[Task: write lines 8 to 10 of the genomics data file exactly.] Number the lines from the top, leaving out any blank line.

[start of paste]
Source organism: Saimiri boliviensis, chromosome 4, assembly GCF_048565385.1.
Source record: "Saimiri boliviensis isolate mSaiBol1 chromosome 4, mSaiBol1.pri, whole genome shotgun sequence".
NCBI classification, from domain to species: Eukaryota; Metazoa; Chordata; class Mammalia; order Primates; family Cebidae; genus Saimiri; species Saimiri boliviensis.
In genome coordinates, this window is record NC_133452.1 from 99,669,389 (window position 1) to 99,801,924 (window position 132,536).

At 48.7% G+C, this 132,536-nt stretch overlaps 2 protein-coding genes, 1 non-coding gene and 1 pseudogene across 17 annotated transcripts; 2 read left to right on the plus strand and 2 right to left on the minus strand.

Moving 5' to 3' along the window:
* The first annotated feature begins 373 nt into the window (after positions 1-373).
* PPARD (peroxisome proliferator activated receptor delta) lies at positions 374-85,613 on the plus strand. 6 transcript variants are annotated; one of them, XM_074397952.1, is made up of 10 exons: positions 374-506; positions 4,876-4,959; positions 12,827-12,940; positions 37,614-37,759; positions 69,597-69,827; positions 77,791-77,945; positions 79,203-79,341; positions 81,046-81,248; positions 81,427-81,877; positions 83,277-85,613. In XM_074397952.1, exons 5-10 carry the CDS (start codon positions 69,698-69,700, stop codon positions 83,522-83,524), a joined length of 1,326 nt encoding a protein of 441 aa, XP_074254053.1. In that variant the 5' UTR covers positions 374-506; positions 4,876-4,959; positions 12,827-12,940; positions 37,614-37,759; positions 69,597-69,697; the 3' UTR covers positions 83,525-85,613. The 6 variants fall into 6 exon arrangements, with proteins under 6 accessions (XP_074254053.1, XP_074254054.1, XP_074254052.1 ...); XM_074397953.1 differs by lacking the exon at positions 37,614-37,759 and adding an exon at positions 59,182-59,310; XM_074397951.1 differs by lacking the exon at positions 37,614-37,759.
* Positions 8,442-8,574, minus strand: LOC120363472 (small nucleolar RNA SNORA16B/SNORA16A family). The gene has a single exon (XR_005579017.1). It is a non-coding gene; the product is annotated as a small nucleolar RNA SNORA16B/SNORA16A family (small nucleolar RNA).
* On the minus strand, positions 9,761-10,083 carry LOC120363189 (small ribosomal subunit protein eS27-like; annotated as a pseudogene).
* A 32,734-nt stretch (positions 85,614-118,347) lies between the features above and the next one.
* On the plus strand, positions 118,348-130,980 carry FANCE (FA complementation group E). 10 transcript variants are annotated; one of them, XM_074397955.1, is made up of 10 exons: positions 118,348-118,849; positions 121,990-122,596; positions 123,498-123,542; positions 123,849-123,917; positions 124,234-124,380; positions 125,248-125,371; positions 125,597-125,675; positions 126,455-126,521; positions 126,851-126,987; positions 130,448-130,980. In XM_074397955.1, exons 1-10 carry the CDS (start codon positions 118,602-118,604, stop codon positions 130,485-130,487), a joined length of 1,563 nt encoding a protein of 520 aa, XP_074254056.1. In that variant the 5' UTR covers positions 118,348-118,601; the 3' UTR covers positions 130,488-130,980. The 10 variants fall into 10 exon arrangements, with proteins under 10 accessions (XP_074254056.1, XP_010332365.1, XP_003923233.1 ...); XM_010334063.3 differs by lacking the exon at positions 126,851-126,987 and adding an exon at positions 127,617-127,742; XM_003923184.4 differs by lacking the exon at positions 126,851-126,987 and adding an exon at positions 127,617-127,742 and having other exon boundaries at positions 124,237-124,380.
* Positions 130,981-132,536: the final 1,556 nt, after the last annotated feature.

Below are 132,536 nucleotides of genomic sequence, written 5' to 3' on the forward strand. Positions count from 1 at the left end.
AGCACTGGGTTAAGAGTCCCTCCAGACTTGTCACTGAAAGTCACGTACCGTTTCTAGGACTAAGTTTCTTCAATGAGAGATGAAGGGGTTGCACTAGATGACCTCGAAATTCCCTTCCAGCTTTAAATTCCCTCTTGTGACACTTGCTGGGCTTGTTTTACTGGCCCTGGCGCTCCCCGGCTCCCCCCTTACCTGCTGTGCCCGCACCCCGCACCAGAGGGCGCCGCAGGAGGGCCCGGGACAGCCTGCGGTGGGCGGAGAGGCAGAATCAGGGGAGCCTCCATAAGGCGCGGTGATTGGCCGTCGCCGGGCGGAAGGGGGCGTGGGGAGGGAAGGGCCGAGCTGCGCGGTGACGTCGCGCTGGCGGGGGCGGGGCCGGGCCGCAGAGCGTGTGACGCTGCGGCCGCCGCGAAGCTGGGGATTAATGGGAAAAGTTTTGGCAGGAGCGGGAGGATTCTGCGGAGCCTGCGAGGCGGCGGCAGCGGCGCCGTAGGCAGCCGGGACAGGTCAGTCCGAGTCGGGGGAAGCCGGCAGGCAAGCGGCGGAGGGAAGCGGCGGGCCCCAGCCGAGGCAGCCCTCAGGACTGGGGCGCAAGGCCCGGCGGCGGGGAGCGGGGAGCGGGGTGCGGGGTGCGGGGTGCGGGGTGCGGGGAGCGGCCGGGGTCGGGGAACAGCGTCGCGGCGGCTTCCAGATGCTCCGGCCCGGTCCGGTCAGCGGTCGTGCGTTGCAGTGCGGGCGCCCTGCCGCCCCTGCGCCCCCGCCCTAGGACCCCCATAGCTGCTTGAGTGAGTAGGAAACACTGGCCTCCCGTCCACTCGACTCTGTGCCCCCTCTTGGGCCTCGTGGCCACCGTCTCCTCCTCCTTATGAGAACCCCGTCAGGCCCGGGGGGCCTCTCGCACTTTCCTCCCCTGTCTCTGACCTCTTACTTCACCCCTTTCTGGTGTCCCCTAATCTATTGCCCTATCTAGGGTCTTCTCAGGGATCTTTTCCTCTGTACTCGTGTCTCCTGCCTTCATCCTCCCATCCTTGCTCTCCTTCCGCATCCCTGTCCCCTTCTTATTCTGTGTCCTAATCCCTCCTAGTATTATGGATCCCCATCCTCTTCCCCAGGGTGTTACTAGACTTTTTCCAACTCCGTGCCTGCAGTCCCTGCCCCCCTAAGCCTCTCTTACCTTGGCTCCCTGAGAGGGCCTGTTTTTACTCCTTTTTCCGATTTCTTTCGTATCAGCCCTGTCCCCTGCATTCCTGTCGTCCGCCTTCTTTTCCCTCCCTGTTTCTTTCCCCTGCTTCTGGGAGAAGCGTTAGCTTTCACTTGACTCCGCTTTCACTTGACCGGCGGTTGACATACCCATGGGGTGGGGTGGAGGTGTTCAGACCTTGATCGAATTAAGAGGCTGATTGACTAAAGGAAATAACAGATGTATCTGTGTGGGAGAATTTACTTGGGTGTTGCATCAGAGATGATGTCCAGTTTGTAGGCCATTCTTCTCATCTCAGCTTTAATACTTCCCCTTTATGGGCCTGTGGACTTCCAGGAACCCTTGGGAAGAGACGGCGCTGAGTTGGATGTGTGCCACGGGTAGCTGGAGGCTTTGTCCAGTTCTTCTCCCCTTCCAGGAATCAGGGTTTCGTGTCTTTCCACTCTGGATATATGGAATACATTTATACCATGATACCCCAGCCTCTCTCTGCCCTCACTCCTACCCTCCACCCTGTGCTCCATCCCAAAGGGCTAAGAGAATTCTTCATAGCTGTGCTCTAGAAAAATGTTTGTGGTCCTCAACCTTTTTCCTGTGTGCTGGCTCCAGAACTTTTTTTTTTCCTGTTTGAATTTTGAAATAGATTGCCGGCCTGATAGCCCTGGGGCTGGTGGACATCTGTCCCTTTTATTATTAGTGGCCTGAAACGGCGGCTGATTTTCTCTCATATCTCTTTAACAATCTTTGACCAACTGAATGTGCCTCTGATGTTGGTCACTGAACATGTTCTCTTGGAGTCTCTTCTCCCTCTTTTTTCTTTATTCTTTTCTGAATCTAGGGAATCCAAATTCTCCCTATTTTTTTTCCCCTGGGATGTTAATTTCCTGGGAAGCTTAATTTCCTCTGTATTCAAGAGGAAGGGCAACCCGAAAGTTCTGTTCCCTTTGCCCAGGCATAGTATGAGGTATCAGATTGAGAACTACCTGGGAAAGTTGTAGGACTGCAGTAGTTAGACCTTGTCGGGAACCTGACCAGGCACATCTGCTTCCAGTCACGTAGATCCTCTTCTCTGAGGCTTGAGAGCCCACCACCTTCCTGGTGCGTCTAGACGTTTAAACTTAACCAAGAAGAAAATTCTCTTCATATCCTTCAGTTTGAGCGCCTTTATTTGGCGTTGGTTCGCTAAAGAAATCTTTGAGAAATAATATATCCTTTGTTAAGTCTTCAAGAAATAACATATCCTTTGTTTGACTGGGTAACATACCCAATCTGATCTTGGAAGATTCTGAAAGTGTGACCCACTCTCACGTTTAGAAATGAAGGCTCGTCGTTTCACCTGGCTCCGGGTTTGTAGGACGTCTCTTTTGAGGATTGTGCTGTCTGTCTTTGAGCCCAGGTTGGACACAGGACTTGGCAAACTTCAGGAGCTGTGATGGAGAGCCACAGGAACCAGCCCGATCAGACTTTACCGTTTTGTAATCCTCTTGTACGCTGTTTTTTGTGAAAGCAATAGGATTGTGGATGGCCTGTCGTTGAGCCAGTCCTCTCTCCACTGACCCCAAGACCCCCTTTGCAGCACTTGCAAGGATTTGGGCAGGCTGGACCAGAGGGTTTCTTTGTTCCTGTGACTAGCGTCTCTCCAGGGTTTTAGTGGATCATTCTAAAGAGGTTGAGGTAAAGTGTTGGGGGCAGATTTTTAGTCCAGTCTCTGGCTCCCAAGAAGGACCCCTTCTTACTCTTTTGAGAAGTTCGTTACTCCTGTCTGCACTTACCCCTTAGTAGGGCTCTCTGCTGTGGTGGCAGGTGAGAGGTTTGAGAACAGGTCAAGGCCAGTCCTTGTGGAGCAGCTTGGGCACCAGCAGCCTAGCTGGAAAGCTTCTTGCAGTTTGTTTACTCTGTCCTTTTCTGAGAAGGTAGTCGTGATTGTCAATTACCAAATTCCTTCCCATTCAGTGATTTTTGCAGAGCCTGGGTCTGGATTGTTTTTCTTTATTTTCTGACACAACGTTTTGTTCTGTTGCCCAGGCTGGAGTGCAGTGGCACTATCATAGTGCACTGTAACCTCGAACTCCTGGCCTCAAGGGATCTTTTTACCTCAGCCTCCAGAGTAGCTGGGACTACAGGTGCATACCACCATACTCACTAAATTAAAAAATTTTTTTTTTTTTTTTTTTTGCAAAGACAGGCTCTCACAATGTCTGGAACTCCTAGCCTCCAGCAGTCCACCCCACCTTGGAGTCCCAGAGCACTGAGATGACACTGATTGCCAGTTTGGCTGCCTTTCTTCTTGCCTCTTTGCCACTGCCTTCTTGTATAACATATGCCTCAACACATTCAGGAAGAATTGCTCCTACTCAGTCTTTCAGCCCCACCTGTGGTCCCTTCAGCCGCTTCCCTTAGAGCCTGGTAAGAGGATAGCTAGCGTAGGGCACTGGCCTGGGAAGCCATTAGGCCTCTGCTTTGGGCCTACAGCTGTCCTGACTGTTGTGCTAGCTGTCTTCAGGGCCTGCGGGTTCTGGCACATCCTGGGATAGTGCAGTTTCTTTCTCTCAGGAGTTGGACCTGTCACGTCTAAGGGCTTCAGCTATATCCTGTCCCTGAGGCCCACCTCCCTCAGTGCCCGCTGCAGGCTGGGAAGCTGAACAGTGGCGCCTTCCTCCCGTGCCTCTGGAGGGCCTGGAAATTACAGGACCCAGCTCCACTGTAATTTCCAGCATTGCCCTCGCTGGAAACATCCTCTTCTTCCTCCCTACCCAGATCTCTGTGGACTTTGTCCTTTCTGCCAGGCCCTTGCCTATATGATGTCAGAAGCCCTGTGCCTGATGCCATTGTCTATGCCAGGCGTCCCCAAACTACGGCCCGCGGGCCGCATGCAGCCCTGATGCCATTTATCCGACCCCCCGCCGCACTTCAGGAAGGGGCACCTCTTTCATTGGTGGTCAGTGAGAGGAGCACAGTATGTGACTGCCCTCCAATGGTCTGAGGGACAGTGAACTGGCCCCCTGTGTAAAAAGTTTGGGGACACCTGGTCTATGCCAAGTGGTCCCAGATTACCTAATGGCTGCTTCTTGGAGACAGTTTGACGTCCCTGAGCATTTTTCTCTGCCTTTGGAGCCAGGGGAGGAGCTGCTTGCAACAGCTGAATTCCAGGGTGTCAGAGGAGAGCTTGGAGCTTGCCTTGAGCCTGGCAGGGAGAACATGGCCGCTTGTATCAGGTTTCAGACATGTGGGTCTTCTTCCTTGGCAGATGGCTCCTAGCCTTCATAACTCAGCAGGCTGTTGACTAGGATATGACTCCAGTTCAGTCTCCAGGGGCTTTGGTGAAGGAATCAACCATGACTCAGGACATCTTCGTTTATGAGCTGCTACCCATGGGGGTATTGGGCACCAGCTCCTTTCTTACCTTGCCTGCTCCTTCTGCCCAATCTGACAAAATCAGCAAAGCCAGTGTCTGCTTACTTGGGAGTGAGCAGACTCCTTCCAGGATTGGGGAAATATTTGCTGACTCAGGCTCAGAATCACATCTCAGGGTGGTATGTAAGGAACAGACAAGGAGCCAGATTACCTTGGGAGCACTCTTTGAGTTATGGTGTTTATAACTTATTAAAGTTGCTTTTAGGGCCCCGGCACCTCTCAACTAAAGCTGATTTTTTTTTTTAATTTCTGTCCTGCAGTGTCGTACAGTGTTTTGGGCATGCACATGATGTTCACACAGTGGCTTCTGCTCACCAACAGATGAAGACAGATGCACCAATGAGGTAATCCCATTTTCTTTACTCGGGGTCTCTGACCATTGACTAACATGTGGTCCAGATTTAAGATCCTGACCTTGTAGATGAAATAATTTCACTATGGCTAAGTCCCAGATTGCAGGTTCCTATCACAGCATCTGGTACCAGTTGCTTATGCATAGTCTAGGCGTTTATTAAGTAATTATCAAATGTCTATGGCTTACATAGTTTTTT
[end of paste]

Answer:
* PPARD (peroxisome proliferator activated receptor delta) lies at positions 374-85,613 on the plus strand. 6 transcript variants are annotated; one of them, XM_074397952.1, is made up of 10 exons: positions 374-506; positions 4,876-4,959; positions 12,827-12,940; positions 37,614-37,759; positions 69,597-69,827; positions 77,791-77,945; positions 79,203-79,341; positions 81,046-81,248; positions 81,427-81,877; positions 83,277-85,613. In XM_074397952.1, exons 5-10 carry the CDS (start codon positions 69,698-69,700, stop codon positions 83,522-83,524), a joined length of 1,326 nt encoding a protein of 441 aa, XP_074254053.1. In that variant the 5' UTR covers positions 374-506; positions 4,876-4,959; positions 12,827-12,940; positions 37,614-37,759; positions 69,597-69,697; the 3' UTR covers positions 83,525-85,613. The 6 variants fall into 6 exon arrangements, with proteins under 6 accessions (XP_074254053.1, XP_074254054.1, XP_074254052.1 ...); XM_074397953.1 differs by lacking the exon at positions 37,614-37,759 and adding an exon at positions 59,182-59,310; XM_074397951.1 differs by lacking the exon at positions 37,614-37,759.
* Positions 8,442-8,574, minus strand: LOC120363472 (small nucleolar RNA SNORA16B/SNORA16A family). The gene has a single exon (XR_005579017.1). It is a non-coding gene; the product is annotated as a small nucleolar RNA SNORA16B/SNORA16A family (small nucleolar RNA).
* On the minus strand, positions 9,761-10,083 carry LOC120363189 (small ribosomal subunit protein eS27-like; annotated as a pseudogene).